Monday, September 3, 2012
Rapid Reaction: Mariners 4, Red Sox 1
By John Hickey, Special to ESPNBoston.com
SEATTLE -- The presence owner John Henry and general manager Ben Cherington making rare road appearances didn’t change the Red Sox’s performance much Monday.
True, Clay Buchholz was on top of his game for six of his seven innings after a stretch that saw the Sox starting pitchers last no more than 3 2/3 innings in three consecutive starts. But the bulk of the Mariners offense, combined with two rotten defensive plays by the Red Sox, came in the decisive four-run Seattle fourth inning as punchless Sox fell, 4-1.
It’s been a long time since the Red Sox have looked so bad for so long. They’ve lost seven consecutive games for the first time since a nine-game losing streak in 2001.
In the streak, they’ve been outscored 58-16. That meant Monday’s game was somewhat closer than their current standard, but still not much fun for Red Sox partisans to watch.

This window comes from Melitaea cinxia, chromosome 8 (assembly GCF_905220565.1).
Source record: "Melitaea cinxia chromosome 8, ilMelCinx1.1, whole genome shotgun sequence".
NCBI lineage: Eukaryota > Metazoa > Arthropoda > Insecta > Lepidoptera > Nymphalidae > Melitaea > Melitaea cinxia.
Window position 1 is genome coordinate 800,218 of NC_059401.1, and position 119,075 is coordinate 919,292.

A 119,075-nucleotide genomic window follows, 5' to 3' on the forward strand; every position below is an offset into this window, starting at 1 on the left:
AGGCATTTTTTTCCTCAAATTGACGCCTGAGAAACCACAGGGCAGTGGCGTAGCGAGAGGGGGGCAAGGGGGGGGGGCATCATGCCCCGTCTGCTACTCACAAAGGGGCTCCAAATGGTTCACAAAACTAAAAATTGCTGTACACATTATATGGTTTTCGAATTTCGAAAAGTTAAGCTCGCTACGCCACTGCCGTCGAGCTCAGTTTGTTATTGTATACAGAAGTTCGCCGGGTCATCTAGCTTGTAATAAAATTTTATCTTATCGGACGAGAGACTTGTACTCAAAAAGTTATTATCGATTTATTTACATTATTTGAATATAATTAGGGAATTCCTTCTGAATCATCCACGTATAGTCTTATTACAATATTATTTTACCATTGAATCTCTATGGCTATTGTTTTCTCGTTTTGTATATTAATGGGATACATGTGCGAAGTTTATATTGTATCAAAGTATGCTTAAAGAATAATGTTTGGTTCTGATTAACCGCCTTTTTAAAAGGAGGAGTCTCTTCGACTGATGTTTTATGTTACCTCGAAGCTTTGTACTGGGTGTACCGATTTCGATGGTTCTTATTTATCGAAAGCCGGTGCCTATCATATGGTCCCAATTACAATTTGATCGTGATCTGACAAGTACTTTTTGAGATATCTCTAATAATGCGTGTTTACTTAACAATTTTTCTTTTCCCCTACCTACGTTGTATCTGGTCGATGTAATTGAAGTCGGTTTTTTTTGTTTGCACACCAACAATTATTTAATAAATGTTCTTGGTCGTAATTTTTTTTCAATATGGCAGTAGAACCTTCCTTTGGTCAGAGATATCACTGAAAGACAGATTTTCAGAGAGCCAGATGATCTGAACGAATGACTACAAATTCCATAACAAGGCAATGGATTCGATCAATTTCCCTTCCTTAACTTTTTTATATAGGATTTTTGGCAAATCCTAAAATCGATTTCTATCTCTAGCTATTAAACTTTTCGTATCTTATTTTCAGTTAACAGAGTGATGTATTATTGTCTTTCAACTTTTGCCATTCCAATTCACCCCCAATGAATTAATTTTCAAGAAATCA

Bright spot: The first hit of the game was Dustin Pedroia’s first-inning double, the 1,000th hit of his career. Over the shorter term, Pedroia extended his hitting streak to 14 games.
Bleak spot: The Boston defense completely fell apart in the fourth inning, a throwing error by center fielder Jacoby Ellsbury and a bobble by shortstop Jose Iglesias making a tough inning worse. Only one of the four Seattle runs was unearned, but the sheer ugliness of it all was something to behold. Or not.
New face: Chris Carpenter, the pitcher the Sox received as compensation from the Cubs when Theo Epstein headed to Chicago, was called up before the game. After giving up a two-out walk, he got the final out of the eighth inning.
One bad inning: Buchholz retired nine of the first 10 batters he faced, but Franklin Gutierrez opened the Mariners fourth with an infield single, and then all hell broke loose. Buchholz compounded things by hitting Kyle Seager, then John Jaso and Justin Smoak ripped RBI singles before the Boston defense kicked in a couple of errors to help mold what would be a four-run inning. Buchholz wound up giving up just six hits total, but four in the space of six batters in the fourth cost him.